5 Do’s and Don’ts following a Cesarean Section (C-Section)

Published on 02/03/22

A cesarean delivery, otherwise known as a C-section, is a surgery used to deliver a baby. The procedure involves one incision in the abdomen (typically, just above the bikini line) and one incision in the uterus. C-sections can be planned ahead or used in an emergency. Commonly, C-sections are scheduled when a woman develops complications during pregnancy or she has had a prior C-section and isn’t considering a vaginal birth. This is known as an elective C-section. In emergency situations, C-sections are a last resort if a vaginal birth cannot happen.

Knowing what to expect during and after a C-section can help you prepare for your baby’s delivery. 

Reasons You May Need A Cesarean

Talk to your health care professional about the risks involved in a C-section if you are considering one. Here are some of the reasons a vaginal birth may not be an option:

  • In an emergency situation –  the baby isn’t getting enough nutrients or oxygen
  • Untreated HIV
  • Infections like gential herpes
  • Pregnancy-related high blood pressure
  • Placenta previa (a low-lying placenta)
  • The baby is feet first (breech position) and cannot be turned by gentle pressure
  • The mother is carrying multiple babies
  • The mother has had a previous C-section 

 

During The C-Section

If a C-section is necessary, the procedure begins with a spinal block or epidural anesthetic. This type of anesthetic is meant to numb the lower body while the mother remains awake. This allows the mother to meet her newborn soon after it is delivered. A screen is placed in front of the mother to prevent her from seeing the cesarean procedure while it’s happening. 

An incision is made above the bikini line about 4 to 6 inches long. The baby is then delivered within 10 to 15 minutes. The doctor then stitches up the wound with traditional or dissolvable stitches or staples. A C-section procedure generally takes about 45 minutes.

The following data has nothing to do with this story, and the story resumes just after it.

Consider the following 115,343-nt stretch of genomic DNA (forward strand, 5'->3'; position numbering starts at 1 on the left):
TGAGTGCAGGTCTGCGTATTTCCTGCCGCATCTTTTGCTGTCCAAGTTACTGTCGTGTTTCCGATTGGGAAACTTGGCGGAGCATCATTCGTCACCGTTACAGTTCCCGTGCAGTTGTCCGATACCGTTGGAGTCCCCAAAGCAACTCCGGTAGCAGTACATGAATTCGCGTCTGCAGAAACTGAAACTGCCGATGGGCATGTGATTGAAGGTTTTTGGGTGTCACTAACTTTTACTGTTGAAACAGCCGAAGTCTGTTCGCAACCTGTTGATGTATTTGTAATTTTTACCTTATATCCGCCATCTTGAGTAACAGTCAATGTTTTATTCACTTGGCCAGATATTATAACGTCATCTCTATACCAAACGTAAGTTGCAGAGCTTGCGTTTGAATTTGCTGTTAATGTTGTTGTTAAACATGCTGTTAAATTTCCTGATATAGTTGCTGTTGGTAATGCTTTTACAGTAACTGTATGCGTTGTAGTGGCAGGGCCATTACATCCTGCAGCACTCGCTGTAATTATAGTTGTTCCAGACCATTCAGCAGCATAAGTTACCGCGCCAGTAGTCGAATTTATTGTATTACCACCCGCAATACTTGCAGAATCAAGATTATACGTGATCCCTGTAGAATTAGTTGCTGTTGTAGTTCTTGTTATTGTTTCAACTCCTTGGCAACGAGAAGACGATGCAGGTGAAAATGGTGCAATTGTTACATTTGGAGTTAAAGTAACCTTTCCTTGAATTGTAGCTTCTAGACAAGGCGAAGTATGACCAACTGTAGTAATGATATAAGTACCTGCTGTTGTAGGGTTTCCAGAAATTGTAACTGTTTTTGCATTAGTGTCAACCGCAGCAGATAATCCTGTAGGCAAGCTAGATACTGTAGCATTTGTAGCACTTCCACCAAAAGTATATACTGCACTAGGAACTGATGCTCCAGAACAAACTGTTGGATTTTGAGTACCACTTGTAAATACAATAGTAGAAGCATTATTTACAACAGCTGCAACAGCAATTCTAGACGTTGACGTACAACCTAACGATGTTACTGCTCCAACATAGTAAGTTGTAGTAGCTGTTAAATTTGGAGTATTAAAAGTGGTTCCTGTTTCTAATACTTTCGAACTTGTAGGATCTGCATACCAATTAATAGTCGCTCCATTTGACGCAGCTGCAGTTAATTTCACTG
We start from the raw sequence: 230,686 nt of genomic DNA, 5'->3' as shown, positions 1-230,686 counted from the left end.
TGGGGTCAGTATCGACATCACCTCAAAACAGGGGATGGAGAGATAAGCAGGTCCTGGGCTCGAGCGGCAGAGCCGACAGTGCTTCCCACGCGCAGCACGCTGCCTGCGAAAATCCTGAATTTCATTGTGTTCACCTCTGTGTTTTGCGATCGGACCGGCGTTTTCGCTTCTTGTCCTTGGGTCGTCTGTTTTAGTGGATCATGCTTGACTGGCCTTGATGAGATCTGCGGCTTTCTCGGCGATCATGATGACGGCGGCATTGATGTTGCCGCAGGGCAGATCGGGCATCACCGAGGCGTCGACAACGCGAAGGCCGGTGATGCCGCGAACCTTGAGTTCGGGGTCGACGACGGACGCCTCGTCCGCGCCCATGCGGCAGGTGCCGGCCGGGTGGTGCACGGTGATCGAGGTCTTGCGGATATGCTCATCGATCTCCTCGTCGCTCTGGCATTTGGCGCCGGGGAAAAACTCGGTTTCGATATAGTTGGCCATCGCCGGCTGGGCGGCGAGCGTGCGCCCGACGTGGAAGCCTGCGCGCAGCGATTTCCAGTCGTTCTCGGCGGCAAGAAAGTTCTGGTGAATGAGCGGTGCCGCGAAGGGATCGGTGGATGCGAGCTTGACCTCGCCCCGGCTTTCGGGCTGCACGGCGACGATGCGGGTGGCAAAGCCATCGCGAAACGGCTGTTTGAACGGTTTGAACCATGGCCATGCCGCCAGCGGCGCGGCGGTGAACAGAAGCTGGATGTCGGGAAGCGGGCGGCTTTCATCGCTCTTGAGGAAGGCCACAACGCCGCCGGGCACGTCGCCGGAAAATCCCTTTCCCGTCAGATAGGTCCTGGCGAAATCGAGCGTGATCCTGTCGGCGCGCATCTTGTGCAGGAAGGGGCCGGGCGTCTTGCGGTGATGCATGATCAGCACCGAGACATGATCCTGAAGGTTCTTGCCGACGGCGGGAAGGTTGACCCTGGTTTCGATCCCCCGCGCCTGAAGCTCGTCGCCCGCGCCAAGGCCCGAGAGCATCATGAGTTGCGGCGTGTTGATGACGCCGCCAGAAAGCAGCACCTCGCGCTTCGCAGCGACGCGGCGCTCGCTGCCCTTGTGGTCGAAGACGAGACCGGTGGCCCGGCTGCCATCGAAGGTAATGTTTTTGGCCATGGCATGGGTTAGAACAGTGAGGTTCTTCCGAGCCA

The cesarean procedure has been around for hundreds of years and is considered a very safe procedure. 

 

After The C-Section

After the C-section is complete, the doctor will transfer the mother into a recovery room where she can rest and find a comfortable position to begin breastfeeding her newborn. Meanwhile, a nurse or midwife will be checking her vitals and monitoring her recovery by:

 

  • Making sure the anesthetic is wearing off
  • Inserting an IV drip in her arm to be sure she’s getting enough nutrients and fluids until she is ready to consume food or a drink. 
  • Monitoring her wound dressing, blood pressure, breathing and pain relief
  • Reducing the chance of blood clots by using compression stockings 
  • Putting in a catheter to drain her bladder
  • Checking for vaginal bleeding and changing the maternity pad

After a C-section, the mother may stay at the hospital for roughly 3 to 4 days or until she feels okay to go home. Once she is ready to leave, she will be unable to drive, so arrangements for getting home will need to be made.

 

5 Do’s And Don’ts After a C-Section

Going back to your normal routine, pre-birth, will take time. Be patient with yourself and allow yourself time to heal. It’s normal to want to slip back into your old life habits and not feel restricted or unable to do things without someone’s help. Change can be hard! Unfortunately, taking things slow and allowing your body to recover is the best way to ensure a healthy and quick return to ‘regular’ life. Easing back into your routine will take time. Here are some top do’s and don’ts to keep in mind when recovering at home after your C-section.

5 Do’s

  1. Slow Down. Make sure to set all other things (household chores, etc.) aside so you can rest. This allows you to not only care for yourself, but also for your baby. Alleviating daily life pressures can give you the time you need to rest and bond with your newborn. You can return to regular physical activities when you are pain free and have more energy.